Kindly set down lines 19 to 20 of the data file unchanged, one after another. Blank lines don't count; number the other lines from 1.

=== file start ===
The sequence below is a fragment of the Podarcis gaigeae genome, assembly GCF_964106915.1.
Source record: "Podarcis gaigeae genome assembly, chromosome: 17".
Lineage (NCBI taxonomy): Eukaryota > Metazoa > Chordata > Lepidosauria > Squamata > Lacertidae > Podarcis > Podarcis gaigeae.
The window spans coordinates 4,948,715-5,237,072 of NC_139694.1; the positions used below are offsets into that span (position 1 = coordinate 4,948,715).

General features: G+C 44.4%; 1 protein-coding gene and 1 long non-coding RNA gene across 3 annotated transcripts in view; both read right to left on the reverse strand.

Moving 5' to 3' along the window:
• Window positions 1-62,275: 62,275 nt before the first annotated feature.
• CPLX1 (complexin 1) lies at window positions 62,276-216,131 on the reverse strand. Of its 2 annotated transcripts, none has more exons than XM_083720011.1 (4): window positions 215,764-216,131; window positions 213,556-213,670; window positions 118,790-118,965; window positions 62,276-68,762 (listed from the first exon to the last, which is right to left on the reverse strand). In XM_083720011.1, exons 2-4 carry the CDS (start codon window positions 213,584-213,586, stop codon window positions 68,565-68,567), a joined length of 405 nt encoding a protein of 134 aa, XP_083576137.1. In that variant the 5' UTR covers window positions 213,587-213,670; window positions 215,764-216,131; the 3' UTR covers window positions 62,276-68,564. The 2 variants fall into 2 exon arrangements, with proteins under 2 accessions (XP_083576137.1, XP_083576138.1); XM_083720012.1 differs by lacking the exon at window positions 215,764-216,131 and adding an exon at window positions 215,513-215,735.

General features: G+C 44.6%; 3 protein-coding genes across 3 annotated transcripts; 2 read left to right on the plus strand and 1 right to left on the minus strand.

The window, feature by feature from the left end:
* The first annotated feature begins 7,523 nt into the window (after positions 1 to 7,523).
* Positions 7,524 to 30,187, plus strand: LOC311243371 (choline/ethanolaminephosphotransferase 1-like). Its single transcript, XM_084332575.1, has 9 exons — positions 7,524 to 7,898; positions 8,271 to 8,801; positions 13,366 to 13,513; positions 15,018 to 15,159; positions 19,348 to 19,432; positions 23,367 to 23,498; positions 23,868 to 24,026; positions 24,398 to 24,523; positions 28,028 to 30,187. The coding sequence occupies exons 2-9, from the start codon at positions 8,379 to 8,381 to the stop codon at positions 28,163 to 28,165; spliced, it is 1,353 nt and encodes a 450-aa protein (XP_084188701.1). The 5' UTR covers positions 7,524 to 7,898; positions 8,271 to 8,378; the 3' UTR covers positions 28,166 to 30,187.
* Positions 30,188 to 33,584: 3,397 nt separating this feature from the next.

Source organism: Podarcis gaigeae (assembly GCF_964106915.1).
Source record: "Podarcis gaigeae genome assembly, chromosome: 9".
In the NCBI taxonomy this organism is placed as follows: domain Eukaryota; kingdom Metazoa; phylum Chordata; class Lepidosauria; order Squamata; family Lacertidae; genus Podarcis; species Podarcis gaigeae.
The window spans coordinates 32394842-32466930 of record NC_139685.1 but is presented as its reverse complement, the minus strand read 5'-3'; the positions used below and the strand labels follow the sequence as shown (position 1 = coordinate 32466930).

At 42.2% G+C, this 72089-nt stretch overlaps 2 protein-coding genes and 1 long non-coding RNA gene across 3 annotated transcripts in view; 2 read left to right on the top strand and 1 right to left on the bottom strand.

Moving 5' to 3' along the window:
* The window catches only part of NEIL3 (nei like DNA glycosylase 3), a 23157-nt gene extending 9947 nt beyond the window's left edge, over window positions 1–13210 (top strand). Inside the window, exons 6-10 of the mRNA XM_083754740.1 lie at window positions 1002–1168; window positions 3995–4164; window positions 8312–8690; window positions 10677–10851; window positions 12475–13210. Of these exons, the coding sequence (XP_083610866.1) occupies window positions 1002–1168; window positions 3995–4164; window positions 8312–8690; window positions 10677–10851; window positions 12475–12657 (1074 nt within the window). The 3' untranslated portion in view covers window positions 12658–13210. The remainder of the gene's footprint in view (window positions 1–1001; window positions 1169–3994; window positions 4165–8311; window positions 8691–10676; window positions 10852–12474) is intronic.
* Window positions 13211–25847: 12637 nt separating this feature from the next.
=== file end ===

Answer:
Moving 5' to 3' along the window:
* The window catches only part of NEIL3 (nei like DNA glycosylase 3), a 23157-nt gene extending 9947 nt beyond the window's left edge, over window positions 1–13210 (top strand). Inside the window, exons 6-10 of the mRNA XM_083754740.1 lie at window positions 1002–1168; window positions 3995–4164; window positions 8312–8690; window positions 10677–10851; window positions 12475–13210. Of these exons, the coding sequence (XP_083610866.1) occupies window positions 1002–1168; window positions 3995–4164; window positions 8312–8690; window positions 10677–10851; window positions 12475–12657 (1074 nt within the window). The 3' untranslated portion in view covers window positions 12658–13210. The remainder of the gene's footprint in view (window positions 1–1001; window positions 1169–3994; window positions 4165–8311; window positions 8691–10676; window positions 10852–12474) is intronic.